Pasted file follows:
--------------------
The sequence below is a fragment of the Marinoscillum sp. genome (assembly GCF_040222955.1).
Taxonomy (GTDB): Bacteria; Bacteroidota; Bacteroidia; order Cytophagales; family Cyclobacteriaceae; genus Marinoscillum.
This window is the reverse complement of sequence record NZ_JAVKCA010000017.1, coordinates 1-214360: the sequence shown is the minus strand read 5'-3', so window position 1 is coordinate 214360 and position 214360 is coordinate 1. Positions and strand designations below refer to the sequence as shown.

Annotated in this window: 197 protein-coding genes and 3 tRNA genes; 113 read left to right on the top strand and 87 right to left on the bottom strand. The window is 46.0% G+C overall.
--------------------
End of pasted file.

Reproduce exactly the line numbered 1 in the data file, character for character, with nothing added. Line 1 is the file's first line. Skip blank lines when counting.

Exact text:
The sequence below is a fragment of the Marinoscillum sp. genome (assembly GCF_040222955.1).